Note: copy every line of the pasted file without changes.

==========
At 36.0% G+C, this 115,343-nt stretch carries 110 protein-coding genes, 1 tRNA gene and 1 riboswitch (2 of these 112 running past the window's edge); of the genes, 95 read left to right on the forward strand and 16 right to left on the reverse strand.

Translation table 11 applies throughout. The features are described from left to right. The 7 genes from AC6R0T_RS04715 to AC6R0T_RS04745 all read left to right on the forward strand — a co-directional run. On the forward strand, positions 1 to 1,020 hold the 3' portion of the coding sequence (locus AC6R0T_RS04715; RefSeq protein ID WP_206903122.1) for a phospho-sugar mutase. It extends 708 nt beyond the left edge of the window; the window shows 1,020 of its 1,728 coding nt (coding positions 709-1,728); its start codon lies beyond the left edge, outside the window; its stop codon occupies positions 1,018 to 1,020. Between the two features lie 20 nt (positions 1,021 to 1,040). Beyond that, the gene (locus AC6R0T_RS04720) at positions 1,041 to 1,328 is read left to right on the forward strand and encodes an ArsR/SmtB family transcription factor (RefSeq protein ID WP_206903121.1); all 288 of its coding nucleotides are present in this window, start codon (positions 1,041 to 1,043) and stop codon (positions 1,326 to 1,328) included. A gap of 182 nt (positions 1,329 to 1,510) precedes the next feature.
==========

At 36.0% G+C, this 115,343-nt stretch carries 110 protein-coding genes, 1 tRNA gene and 1 riboswitch (2 of these 112 running past the window's edge); of the genes, 95 read left to right on the forward strand and 16 right to left on the reverse strand.

Translation table 11 applies throughout. The features are described from left to right. The 7 genes from AC6R0T_RS04715 to AC6R0T_RS04745 all read left to right on the forward strand — a co-directional run. On the forward strand, positions 1 to 1,020 hold the 3' portion of the coding sequence (locus AC6R0T_RS04715; RefSeq protein ID WP_206903122.1) for a phospho-sugar mutase. It extends 708 nt beyond the left edge of the window; the window shows 1,020 of its 1,728 coding nt (coding positions 709-1,728); its start codon lies beyond the left edge, outside the window; its stop codon occupies positions 1,018 to 1,020. Between the two features lie 20 nt (positions 1,021 to 1,040). Beyond that, the gene (locus AC6R0T_RS04720) at positions 1,041 to 1,328 is read left to right on the forward strand and encodes an ArsR/SmtB family transcription factor (RefSeq protein ID WP_206903121.1); all 288 of its coding nucleotides are present in this window, start codon (positions 1,041 to 1,043) and stop codon (positions 1,326 to 1,328) included. A gap of 182 nt (positions 1,329 to 1,510) precedes the next feature.